In my previous article, I showcased the new exhibit at the Museum of Science and Industry Chicago, D23 Treasures of the Walt Disney Archives: http://www.wdwfanzone.com/2013/11/d23-treasures-of-the-walt-disney-archives/ I hope you enjoyed previewing what the exhibit has to offer. In this article, in honor of December being Walt Disney’s birth-month, I wanted to showcase the “Early Years” & “Early Hollywood” sections of the exhibit. In these sections, the exhibit tells about Walt’s early years in Chicago and Missouri, and how they shaped his desire to become an animator and develop his own animation studio, which would create so many of our beloved movies and characters.
When you first enter the exhibit, you are shown a brief video, about 7 minutes in duration, that gives a brief history of Walt and his legacy. This seems to be intended for both those familiar with Walt Disney and those who are not. I enjoyed the video and would encourage everyone who visits the exhibit to watch it before you began your journey. You do have the option to skip the video and enter the exhibit if you want though.
As you enter, there are various pictures of a young Walt, his parents, and his birthhome in Chicago!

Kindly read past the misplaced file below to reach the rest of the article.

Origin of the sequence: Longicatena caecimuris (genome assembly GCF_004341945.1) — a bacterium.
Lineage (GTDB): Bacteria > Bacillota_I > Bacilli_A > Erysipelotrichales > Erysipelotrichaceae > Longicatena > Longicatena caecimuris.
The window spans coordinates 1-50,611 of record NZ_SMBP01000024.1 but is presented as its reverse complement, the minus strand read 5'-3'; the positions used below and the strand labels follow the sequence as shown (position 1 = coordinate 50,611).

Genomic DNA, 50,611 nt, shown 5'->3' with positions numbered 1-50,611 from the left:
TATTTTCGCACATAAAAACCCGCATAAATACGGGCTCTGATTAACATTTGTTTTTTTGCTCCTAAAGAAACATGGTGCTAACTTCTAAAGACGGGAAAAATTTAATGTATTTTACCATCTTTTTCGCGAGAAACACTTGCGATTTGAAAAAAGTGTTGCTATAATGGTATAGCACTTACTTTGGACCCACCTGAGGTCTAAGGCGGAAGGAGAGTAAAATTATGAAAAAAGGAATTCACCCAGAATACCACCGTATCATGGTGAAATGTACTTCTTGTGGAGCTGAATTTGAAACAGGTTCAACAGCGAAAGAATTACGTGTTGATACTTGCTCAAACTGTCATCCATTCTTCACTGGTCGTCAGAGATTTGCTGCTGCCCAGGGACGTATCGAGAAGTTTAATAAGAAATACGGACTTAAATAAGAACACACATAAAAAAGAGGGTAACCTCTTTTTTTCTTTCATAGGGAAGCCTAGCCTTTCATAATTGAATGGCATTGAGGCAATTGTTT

Also in this section, are various letters that Walt wrote, school work, school photographs, and related material…leading from his childhood studies, up until his enlistement in the US Military. The next section showcases when he decided to leave for Hollywood to pursue his dream of opening an animation studio, as well as his early works, including the Alice shorts, Oswald, and finally Mickey Mouse!
Stock certificate from Walt’s first animation studio venture, Laugh-O-gram Films, Inc.
October 16, 1923 The Disney Brothers Studio is founded when partners Walter E. Disney and brother Roy O. Disney sign a contract with M. J. Winkler to produce a series of animated short subjects entitled the Alice Comedies. This date is recognized as the start of the corporation known today as The Walt Disney Company. (MSI Press Release)
The original script, typed by Walt himself for Steamboat Willie!
November 18, 1928 Steamboat Willie premieres at the Colony Theater in New York City. The film, considered the first fully synchronized sound cartoon ever produced, is significant as the first Mickey Mouse cartoon released, and it also features the first appearance of Minnie Mouse. (MSI Press Release)
In my next article, we will look at the early films that Walt created, as well as the animation tools and techniques he created, that would change the way that movies were made. I hope you all have a wonderful Holiday season and a Happy New Year!
This exhibit is not included in Museum Entry and will require an additional timed-entry ticket, which is $9 for adults and seniors and $7 for children 3-11. Tickets are on sale at msichicago.org. MSI members can purchase exhibit tickets for $4.50 per guest. D23 Gold and Silver Members will receive a special discount on exhibit entry.
For more information about the Museum of Science and Industry, please visit www.msichicago.org.
Keep up with Jamie on Twitter @jrobbins79 and at www.mydreamingcorner.blogspot.com